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George Georgiou

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Every city has its clichés and London is no exception. But beyond the bobbies, red telephone boxes and telegenic young royals, lies a real city that is just as easily toured as St. Paul’s Cathedral and Westminster Abbey. All you need do is hop on a city bus. It’s an approach adopted by photographer George Georgiou for his series Invisible: London, which explores the city’s outer reaches, from Clapton Pond to North Greenwich to Crystal Palace. Georgiou, a Londoner who returned to the city after living abroad for eight years, snapped passing cityscapes and people at bus stops, recording the day-to-day actions that most people simply ignore.

The idea of photographing from buses presented creative benefits. “I kind of like the idea of the reflections and the layering,” says Georgiou, noting that it was not unusual to see Victorian houses with Indian shops tucked underneath. But it also had its challenges. “There’s a lot of dirty glass in London,” he says. Georgiou set out specifically to ride all of London’s routes, exploring places that were only familiar as far-off bus line terminations like Morden and High Barnet. And while he did not intend to train his camera primarily on down-and-out neighborhoods, he found well-heeled areas and people more difficult to capture. “Wealthy people walk differently,” he says, adding that they are generally more private in public and don’t spend as much time lingering on the streets and at bus stops. Moneyed neighborhoods also tended to have more mature trees and greenery, screening pedestrians and houses from Georgiou’s lens. People living in less affluent areas, by contrast, were exposed in a desert of asphalt.

To be sure, London’s council estates and suburbs lack the obvious appeal of its famous monuments. But Georgiou says the city is defined as much by transition as tradition. While familiar characters like the working class woman (“London Bus No. 145. Ilford to Dagenham Asda”) remain, large numbers of immigrants contribute to ceaseless cultural change in the city. The outer reaches of London may be invisible, but there’s no doubting that they are real.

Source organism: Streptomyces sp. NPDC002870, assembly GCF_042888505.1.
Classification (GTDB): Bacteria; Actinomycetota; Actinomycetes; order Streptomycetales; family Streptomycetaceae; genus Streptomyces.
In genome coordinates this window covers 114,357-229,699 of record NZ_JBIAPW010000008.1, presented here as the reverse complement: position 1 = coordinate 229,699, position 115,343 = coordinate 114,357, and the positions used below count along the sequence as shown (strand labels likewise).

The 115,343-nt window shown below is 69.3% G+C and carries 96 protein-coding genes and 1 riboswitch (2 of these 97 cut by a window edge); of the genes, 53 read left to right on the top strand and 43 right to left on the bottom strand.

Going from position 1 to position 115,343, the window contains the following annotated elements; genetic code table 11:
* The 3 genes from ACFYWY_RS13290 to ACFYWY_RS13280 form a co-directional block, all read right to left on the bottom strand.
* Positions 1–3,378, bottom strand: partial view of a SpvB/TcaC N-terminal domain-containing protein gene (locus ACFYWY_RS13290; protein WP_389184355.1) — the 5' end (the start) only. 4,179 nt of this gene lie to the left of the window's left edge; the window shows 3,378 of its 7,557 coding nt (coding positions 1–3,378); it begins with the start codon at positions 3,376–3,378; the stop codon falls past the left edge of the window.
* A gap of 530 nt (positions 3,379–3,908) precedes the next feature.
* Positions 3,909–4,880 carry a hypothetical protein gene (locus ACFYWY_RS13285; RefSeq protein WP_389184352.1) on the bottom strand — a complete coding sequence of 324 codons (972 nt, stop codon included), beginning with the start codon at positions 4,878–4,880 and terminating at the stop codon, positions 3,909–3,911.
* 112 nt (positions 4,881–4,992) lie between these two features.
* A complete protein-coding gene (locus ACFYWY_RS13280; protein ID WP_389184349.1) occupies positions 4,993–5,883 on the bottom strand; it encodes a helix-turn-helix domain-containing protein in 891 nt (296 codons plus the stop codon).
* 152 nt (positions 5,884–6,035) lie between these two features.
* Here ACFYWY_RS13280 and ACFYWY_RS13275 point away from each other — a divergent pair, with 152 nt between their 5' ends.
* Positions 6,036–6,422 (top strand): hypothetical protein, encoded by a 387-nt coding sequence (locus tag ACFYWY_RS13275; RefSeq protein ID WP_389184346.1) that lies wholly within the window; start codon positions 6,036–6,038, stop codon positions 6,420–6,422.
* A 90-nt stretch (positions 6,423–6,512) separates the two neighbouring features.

George Georgiou is a UK-based photographer. See more of his work here.

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There are any number of ways to make a picture, a notion that Dan Leers, curator of this year’s New Photography show at the Museum of Modern Art wanted to address in the exhibition, which opens Sept. 28.

“This year, my hope was to give an idea of the different ways photography is practiced today. I think all of the artists bring a unique background—where they are from, their training and their style,” Leers says. “That, in turn, makes each artist’s work unique and different than everything else.”

The annual New Photography show in New York City has launched the careers of many photographers while documenting major shifts in the practice, process and direction in which the medium is headed. Since its inception in 1985—minus a hiatus between 1998 to 2004 during renovations to the museum—each year’s exhibition is representative of the institution’s voice on prominent emerging work within the contemporary art photography world.

This year contains an international roster of six artists, with a diverse scope of practices. Zhang Dali sources original propaganda and print materials from Maoist-era China to analyze the meticulousness of the Chinese government’s censorship and practice of doctoring photographs. Moyra Davey integrates the postal service into her work, highlighting the rarity of analog practices in the digital age. Over the course of a decade, George Georgiou photographed Turkey’s paradigm shifts in politics and social structure—a result of increased Westernization in the country. Deana Lawson‘s large-scale environmental portraits explore the notions of intimacy, sexuality and community among African-Americans. Doug Rickard uses screenshots from Google street view to not only highlight the proliferation of photography on the web, but to raise discussion about poverty, race-equity and personal privacy. Rounding out the group is Viviane Sassen, who was born in Amsterdam but spent her childhood years in Kenya. Sassen explores her feelings of displacement and a lack of national identity in a series of surreal photographs of anonymous subjects.

Unlike shows in the past few years, this selected group of artists all address issues that reach beyond the art world and speak to a larger audience. “The engagement [outside of the art world] was something I was going for,” says Leers. “Having there be a connection between the artist and viewer was important. My hope is that the viewer, regardless of whether they can specifically relate to the ideas or moments, can understand the photographer’s connection with the work and therefore become interested.”

New Photography 2011 opens Wednesday, Sept. 28 and is on view until Jan. 16, 2012
at MoMA in New York City. 

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